Life has been evolving on Earth for approximately 3.5 billion years. And in that time, to quote Jurassic Park's chaos theorist Ian Malcolm, "Life, uh… finds a way." Life has found ways to flourish in an incredible number of habitats, and this has led to some almost unbelievable adaptations.
Ghost faced bat photo by Jennifer Krauel.
In order to survive as a species, plants and animals have to successfully acquire all of the resources needed to not only live, but reproduce. Unfortunately, these needs bring everyone into conflict. Organisms have a few ways of coping with this conflict: they can evolve strategies that let them take advantage of many different types of habitats and resources (think omnivorous animals, like humans, pigs, and rats) or they can become highly specialized, using only habitats and resources nobody else wants or can eat (think koalas subsisting only on toxic eucalyptus leaves). This set of habitat and resource requirements defines a species niche, and some of these niches require incredible adaptations.
The deep ocean presents a unique set of challenges. It is extremely dark, extremely cold, under intense pressure, and relatively low in available food. Lots of animals have evolved to live full-time in this environment, but only a handful of air-breathing surface animals have adaptations that allow them to make extended visits. Take, for example, the sperm whale. It is a deep sea specialist, diving for up to 90 minutes and depths of 2,250 meters in search of prey. To reach these depths, where pressure is about 3100 pounds per square inch, these whales have evolved collapsible rib-cages, blood with high levels of hemoglobin (which holds oxygen) control of their metabolic activity, which reduce risks of decompression sickness (interestingly, whale skeletons do show signs of decompression sickness, meaning whales could theoretically die of the bends).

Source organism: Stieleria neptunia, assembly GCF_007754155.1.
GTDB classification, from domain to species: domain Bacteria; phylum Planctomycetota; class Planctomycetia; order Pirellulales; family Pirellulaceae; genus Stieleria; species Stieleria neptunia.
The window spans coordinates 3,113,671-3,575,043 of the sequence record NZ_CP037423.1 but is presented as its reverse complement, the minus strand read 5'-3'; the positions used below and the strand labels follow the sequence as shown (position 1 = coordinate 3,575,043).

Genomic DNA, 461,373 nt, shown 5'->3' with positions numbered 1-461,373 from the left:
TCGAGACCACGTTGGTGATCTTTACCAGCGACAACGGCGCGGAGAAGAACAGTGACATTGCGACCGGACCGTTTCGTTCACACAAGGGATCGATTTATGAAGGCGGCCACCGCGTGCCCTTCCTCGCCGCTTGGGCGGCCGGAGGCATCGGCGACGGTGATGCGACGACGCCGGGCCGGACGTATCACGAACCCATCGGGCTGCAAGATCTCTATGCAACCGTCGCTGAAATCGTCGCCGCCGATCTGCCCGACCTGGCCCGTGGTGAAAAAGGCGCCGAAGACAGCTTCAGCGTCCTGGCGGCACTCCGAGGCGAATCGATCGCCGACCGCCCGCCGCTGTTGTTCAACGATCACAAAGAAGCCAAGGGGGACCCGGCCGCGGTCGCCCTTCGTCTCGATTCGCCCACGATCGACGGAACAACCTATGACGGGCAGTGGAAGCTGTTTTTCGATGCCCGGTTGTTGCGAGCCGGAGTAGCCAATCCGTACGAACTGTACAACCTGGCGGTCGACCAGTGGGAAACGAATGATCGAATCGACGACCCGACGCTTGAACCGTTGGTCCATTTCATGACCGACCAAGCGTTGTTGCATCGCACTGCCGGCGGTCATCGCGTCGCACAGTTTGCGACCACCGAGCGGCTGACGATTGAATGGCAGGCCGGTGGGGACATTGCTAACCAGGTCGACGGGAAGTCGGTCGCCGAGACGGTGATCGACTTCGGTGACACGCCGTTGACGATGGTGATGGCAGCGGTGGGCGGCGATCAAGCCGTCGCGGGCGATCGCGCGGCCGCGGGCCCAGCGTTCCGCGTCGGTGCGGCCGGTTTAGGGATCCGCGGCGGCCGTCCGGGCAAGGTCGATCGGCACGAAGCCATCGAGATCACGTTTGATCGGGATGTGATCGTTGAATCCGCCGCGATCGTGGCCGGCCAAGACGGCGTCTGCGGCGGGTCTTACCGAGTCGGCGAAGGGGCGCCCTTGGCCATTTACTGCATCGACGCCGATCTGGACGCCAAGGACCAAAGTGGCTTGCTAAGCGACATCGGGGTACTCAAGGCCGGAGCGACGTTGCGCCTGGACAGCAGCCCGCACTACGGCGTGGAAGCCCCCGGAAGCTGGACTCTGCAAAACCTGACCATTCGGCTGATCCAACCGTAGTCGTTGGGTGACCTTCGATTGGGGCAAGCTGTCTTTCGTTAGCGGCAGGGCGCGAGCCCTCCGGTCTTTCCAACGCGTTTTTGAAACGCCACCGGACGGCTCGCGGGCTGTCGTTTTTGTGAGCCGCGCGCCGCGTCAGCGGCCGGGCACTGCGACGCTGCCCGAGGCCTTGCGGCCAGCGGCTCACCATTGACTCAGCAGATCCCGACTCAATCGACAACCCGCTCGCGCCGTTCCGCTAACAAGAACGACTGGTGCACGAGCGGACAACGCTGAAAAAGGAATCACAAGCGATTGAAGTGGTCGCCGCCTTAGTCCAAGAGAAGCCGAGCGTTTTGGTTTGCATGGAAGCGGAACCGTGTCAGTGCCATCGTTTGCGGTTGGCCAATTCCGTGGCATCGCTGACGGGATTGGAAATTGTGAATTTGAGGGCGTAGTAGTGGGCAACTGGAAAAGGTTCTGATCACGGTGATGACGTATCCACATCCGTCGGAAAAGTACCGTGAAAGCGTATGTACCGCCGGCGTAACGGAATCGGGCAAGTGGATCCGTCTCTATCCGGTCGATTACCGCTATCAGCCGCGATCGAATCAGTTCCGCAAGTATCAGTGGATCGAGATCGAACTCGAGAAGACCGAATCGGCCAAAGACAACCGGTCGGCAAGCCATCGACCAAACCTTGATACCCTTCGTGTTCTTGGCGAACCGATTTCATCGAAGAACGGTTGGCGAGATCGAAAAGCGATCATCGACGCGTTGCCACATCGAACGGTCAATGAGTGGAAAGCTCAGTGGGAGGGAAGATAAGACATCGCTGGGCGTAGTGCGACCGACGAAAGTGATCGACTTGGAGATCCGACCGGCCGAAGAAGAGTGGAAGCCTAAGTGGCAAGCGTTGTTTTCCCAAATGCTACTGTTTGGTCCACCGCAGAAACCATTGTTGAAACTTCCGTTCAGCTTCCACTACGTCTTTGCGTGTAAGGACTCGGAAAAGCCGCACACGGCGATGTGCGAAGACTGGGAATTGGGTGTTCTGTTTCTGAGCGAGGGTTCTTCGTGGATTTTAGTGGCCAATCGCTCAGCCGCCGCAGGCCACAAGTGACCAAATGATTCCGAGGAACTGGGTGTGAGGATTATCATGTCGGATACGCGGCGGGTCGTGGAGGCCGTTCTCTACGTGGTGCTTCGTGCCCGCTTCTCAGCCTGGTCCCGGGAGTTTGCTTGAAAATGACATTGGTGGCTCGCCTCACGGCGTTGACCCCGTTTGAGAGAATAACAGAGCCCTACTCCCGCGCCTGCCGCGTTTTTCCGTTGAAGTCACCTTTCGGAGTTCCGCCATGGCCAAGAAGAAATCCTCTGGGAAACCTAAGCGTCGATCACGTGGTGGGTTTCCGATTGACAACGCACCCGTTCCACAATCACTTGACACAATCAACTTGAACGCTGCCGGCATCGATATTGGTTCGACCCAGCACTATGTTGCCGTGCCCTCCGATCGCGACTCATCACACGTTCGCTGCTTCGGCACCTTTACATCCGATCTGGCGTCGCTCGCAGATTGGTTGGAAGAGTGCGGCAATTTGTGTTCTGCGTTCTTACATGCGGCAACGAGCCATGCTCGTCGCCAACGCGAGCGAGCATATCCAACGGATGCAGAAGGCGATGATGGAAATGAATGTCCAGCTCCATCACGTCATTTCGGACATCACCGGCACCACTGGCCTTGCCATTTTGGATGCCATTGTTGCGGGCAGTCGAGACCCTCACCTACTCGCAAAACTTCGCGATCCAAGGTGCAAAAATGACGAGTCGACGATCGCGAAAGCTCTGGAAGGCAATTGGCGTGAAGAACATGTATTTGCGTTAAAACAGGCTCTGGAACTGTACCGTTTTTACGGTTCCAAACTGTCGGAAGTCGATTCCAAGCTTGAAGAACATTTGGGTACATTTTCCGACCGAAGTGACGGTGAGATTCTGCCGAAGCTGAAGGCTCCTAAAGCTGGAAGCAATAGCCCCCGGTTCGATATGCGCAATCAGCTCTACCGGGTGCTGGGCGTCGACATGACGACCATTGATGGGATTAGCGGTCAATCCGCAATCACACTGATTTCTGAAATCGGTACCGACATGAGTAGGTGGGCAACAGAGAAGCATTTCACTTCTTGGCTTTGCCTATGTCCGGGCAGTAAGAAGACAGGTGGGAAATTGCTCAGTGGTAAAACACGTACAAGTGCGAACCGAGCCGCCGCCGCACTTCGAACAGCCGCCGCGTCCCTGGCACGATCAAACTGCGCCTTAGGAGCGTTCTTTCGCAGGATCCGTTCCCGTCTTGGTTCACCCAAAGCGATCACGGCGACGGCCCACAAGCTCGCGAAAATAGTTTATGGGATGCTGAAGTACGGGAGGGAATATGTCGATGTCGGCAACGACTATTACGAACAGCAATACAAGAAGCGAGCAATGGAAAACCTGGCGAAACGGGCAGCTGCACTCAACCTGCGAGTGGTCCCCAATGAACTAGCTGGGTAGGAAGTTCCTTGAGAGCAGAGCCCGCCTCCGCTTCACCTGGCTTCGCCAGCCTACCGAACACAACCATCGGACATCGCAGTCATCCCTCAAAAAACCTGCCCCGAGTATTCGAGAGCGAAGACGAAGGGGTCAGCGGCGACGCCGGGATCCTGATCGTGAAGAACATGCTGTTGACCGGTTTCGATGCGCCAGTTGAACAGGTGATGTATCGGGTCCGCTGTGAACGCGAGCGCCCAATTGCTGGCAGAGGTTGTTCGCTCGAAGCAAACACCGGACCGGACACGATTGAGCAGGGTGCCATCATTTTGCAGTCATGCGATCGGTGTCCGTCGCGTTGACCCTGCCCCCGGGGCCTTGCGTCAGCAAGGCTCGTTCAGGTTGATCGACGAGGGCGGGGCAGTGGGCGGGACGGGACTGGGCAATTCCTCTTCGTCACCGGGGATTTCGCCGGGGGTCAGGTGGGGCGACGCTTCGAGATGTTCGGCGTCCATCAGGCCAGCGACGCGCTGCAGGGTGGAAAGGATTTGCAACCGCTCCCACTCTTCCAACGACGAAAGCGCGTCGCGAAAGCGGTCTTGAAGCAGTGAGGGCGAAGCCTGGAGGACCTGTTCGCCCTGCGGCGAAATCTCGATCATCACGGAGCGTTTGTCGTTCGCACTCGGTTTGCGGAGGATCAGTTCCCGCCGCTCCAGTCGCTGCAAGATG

But perhaps the most impressive feature, unique to this species, is the spermaceti organ. Filled with a waxy substance, the entire function of this organ is unknown. It may help the whale alter buoyancy while diving, since the density of the waxy substance changes as it hardens and softens. Scientists do know that the organ lets the whale intensify the strength of its echolocation clicks, allowing it to produce the loudest biological sound on earth, with clicks of about 230 decibels (for reference, a jet taking off 25 meters away clocks in at about 150 decibels, which will rupture your eardrums). With this powerful click and the spermaceti organ, whales can detect a foot-long specimen of their favorite food (squid) about a mile away. Bonus: the squid can't detect this click at all, even when inches from the whale!
Living the nightlife has its advantages. There tend to be fewer animals competing, and it is easier to hide from visual predators. But life is a bit of an arms race, and there are lots of species that have adapted to being dark-specialists. One of the most bizarre is the ghost faced bat (number 9 in the above poster of horrors, which, incidentally, is in the funniest genus ever: mormoops. Say it out loud. MORMOOPS!). Bats, like sperm whales, often use echolocation to find their insect prey in the dark. Collecting the reflections of their ultrasonic pulses has resulted in some pretty extreme facial adaptations, but the ghost faced bat really takes the cake. With huge ears and a tiny face, evolution has essentially turn its head into a giant radar dish. It has a sunken nose that has evolved a series of wrinkles and flaps to channel sound towards the ears, and teeny-tiny eyes that almost appear to be inside the ears. Perhaps the ugliest bat at the bat ball.